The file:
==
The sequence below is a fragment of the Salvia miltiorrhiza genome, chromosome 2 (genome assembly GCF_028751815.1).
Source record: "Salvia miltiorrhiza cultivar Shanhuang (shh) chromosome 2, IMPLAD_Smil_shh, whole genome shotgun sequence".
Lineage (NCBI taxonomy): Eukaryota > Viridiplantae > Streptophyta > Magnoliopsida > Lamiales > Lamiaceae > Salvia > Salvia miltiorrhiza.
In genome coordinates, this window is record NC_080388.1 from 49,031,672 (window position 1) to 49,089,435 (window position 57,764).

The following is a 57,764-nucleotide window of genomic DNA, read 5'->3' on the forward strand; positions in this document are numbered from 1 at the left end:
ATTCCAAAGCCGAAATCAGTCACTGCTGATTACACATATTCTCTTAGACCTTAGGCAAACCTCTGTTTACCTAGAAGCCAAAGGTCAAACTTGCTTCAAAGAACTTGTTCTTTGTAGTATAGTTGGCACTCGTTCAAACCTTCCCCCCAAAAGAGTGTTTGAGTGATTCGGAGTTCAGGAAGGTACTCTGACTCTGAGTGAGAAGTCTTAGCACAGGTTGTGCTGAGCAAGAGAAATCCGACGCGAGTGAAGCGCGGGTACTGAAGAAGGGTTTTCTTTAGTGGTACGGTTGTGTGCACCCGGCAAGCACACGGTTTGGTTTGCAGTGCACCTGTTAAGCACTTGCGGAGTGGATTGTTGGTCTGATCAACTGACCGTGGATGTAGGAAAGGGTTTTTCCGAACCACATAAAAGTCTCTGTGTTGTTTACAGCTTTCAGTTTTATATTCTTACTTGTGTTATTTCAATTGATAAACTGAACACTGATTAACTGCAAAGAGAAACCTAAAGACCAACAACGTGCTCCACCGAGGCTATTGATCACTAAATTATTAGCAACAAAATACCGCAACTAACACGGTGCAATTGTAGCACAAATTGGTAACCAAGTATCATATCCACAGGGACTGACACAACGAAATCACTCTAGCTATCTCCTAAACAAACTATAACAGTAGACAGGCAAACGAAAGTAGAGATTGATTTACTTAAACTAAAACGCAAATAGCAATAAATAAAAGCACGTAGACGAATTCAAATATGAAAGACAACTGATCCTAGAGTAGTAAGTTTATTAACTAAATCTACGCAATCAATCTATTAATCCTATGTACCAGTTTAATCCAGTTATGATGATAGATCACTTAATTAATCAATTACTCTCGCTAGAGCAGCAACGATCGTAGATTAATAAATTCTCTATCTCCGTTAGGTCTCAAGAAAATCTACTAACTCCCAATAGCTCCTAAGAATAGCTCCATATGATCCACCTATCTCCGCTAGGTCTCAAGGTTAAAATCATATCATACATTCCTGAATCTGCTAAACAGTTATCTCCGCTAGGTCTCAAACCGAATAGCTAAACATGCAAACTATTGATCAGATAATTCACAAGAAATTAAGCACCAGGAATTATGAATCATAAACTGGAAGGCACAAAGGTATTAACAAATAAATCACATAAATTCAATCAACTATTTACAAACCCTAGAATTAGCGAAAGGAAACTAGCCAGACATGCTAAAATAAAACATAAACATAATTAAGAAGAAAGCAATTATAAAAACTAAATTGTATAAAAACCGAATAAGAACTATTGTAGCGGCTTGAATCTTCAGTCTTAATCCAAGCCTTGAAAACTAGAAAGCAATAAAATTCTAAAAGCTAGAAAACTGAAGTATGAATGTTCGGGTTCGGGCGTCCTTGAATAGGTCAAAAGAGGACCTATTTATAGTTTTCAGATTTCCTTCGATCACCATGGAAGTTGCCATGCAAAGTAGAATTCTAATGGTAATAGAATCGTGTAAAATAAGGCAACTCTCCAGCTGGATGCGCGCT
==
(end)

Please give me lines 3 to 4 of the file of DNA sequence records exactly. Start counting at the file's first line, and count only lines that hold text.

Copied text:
Lineage (NCBI taxonomy): Eukaryota > Viridiplantae > Streptophyta > Magnoliopsida > Lamiales > Lamiaceae > Salvia > Salvia miltiorrhiza.
In genome coordinates, this window is record NC_080388.1 from 49,031,672 (window position 1) to 49,089,435 (window position 57,764).